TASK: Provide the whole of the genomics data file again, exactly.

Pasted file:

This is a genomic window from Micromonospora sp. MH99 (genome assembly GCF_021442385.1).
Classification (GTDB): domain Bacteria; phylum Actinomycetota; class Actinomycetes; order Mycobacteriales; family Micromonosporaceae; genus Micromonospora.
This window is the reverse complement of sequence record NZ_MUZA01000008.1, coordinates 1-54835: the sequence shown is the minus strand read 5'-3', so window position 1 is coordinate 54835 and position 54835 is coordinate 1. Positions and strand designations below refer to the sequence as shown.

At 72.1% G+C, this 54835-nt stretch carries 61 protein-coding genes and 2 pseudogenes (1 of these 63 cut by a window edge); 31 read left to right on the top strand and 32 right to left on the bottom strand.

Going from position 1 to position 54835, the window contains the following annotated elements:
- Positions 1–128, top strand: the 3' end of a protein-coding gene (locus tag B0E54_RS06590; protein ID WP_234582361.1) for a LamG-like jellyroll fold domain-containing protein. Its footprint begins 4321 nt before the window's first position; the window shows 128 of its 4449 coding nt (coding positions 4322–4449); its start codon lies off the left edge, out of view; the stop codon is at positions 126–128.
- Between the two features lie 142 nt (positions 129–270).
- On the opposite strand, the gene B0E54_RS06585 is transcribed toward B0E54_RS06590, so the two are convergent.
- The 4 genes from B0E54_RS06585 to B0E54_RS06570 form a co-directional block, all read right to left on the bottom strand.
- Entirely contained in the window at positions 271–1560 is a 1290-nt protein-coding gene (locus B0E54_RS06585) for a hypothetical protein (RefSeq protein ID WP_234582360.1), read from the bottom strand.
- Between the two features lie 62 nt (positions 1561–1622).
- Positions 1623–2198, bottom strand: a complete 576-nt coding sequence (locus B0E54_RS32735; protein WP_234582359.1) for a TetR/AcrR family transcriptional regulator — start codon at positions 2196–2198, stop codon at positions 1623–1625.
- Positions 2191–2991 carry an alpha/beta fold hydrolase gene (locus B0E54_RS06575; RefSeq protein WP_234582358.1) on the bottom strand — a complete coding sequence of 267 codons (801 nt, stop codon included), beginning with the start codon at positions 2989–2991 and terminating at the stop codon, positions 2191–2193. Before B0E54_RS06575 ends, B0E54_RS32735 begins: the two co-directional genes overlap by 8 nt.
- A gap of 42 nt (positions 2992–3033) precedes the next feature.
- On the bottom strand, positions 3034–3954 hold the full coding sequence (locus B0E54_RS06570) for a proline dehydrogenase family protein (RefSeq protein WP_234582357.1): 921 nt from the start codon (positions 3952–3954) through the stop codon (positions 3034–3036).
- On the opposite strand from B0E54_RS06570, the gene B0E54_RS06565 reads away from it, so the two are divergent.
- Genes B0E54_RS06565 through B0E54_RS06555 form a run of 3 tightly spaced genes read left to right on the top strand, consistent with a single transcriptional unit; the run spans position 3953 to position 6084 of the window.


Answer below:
This is a genomic window from Micromonospora sp. MH99 (genome assembly GCF_021442385.1).
Classification (GTDB): domain Bacteria; phylum Actinomycetota; class Actinomycetes; order Mycobacteriales; family Micromonosporaceae; genus Micromonospora.
This window is the reverse complement of sequence record NZ_MUZA01000008.1, coordinates 1-54835: the sequence shown is the minus strand read 5'-3', so window position 1 is coordinate 54835 and position 54835 is coordinate 1. Positions and strand designations below refer to the sequence as shown.

At 72.1% G+C, this 54835-nt stretch carries 61 protein-coding genes and 2 pseudogenes (1 of these 63 cut by a window edge); 31 read left to right on the top strand and 32 right to left on the bottom strand.

Going from position 1 to position 54835, the window contains the following annotated elements:
- Positions 1–128, top strand: the 3' end of a protein-coding gene (locus tag B0E54_RS06590; protein ID WP_234582361.1) for a LamG-like jellyroll fold domain-containing protein. Its footprint begins 4321 nt before the window's first position; the window shows 128 of its 4449 coding nt (coding positions 4322–4449); its start codon lies off the left edge, out of view; the stop codon is at positions 126–128.
- Between the two features lie 142 nt (positions 129–270).
- On the opposite strand, the gene B0E54_RS06585 is transcribed toward B0E54_RS06590, so the two are convergent.
- The 4 genes from B0E54_RS06585 to B0E54_RS06570 form a co-directional block, all read right to left on the bottom strand.
- Entirely contained in the window at positions 271–1560 is a 1290-nt protein-coding gene (locus B0E54_RS06585) for a hypothetical protein (RefSeq protein ID WP_234582360.1), read from the bottom strand.
- Between the two features lie 62 nt (positions 1561–1622).
- Positions 1623–2198, bottom strand: a complete 576-nt coding sequence (locus B0E54_RS32735; protein WP_234582359.1) for a TetR/AcrR family transcriptional regulator — start codon at positions 2196–2198, stop codon at positions 1623–1625.
- Positions 2191–2991 carry an alpha/beta fold hydrolase gene (locus B0E54_RS06575; RefSeq protein WP_234582358.1) on the bottom strand — a complete coding sequence of 267 codons (801 nt, stop codon included), beginning with the start codon at positions 2989–2991 and terminating at the stop codon, positions 2191–2193. Before B0E54_RS06575 ends, B0E54_RS32735 begins: the two co-directional genes overlap by 8 nt.
- A gap of 42 nt (positions 2992–3033) precedes the next feature.
- On the bottom strand, positions 3034–3954 hold the full coding sequence (locus B0E54_RS06570) for a proline dehydrogenase family protein (RefSeq protein WP_234582357.1): 921 nt from the start codon (positions 3952–3954) through the stop codon (positions 3034–3036).
- On the opposite strand from B0E54_RS06570, the gene B0E54_RS06565 reads away from it, so the two are divergent.
- Genes B0E54_RS06565 through B0E54_RS06555 form a run of 3 tightly spaced genes read left to right on the top strand, consistent with a single transcriptional unit; the run spans position 3953 to position 6084 of the window.